There’s been a lot of talk online among writers about legally using images and music on blogs, websites, and other web-based content. The need to recognize copyright and ownership of creative works is not a new concept. Some authors have recently brought it to the forefront and my presentation at the monthly meeting addressed this resource: http://creativecommons.org.
Creative Commons was founded in 2001 with the support of the Center for the Public Domain and is led by a Board of Directors . It gives us a way for creative professionals to share content in a way that gives credit and acknowledges the permission granted by the owner.
For a handy SEARCH query using Creative Commons partners, I recommended using the the Creative Commons page listing Flickr, Wikipedia, and Google Images and other partners who have adopted the Creative Commons licensing standard.
During the presentation on Saturday, we searched Flickr images to find one for a blog post. I typed “businessman” in the search box on http://search.creativecommons.org/ and clicked on the Flickr button. I clicked on the box that I want to “modify, adapt, or build on” because I might want to add some text to the image. I did not check the “use for commercial purposes” because I will only use it on a blog post and not on a book cover, mug, or anything I am going to sell. I then clicked on the button for Flickr.
There were pages of images returned that would fit the criteria for our needs. The key is to make sure you follow the guidelines of the licensing by inserting the standard marker.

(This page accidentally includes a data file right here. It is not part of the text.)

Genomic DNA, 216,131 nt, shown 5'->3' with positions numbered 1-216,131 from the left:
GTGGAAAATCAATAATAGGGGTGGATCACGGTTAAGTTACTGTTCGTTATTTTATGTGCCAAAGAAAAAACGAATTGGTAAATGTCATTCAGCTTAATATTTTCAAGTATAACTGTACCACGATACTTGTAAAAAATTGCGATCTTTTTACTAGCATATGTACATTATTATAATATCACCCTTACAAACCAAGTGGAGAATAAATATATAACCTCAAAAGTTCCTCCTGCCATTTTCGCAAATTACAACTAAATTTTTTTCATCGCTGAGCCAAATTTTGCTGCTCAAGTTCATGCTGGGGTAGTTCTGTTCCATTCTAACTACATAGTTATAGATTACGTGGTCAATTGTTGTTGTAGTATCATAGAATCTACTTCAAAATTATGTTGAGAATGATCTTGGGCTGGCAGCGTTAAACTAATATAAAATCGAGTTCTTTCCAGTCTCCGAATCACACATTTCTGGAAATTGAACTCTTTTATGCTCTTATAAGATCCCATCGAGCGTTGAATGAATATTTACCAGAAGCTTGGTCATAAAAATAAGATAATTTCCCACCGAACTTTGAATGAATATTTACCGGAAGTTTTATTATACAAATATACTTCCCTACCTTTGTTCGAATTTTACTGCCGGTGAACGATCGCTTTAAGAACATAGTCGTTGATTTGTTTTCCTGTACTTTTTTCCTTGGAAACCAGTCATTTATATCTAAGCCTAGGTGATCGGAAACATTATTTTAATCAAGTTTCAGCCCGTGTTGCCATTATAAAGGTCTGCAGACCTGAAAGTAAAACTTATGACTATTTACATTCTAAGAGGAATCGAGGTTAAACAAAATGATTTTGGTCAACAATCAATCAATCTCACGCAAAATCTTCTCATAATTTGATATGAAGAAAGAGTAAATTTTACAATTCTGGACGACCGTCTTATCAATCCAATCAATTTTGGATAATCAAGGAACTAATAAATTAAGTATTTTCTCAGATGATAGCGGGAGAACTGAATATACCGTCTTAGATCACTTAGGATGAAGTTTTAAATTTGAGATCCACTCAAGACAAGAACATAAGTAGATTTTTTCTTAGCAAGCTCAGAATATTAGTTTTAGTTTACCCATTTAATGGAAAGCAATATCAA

To illustrate, here is an image from the search. I downloaded it. I also saw that the Creative Commons licensing is right there on the page. So I grabbed it and placed the line below the my modified version of the image when I insert it into my blog.
Was that easier than you thought? The line directly below the photo is all that is needed to appropriately give the CC license information.
Let’s back up. The license for this photo needs to be interpreted. It is the following:
Attribution-NonCommercial-ShareAlike 2.0 Generic (CC BY-NC-SA 2.0)
You can click on the License Marker in Flickr and it will explain all the permissions. The license marker is that bar with the icons and “some rights reserved.” So, I copied that entire line from Flickr and pasted it below the image. I have then stated that (1) the photo belongs to MyTudut, (2) I won’t be using on a product I am selling like a book cover (3) and that it can be altered or transformed only with the same or similar share license as the one above.
Creative Commons gives us s a handy resource for images, music, and other shared works online. Just make sure to give credit where credit id due.
Watch this video to see all the ways you can credit an artist using Creative Commons licensing:
Creative Commons Kiwi by Creative Commons Aotearoa New Zealand is licensed under a Creative Commons Attribution 3.0 New Zealand (CC BY) license. http://creativecommons.org/videos/creative-commons-kiwi
BIO: Brinda lives in the southern US with her family and two spunky cairn terriers. She’s terribly fond of chocolate, coffee, and books that take her away from reality.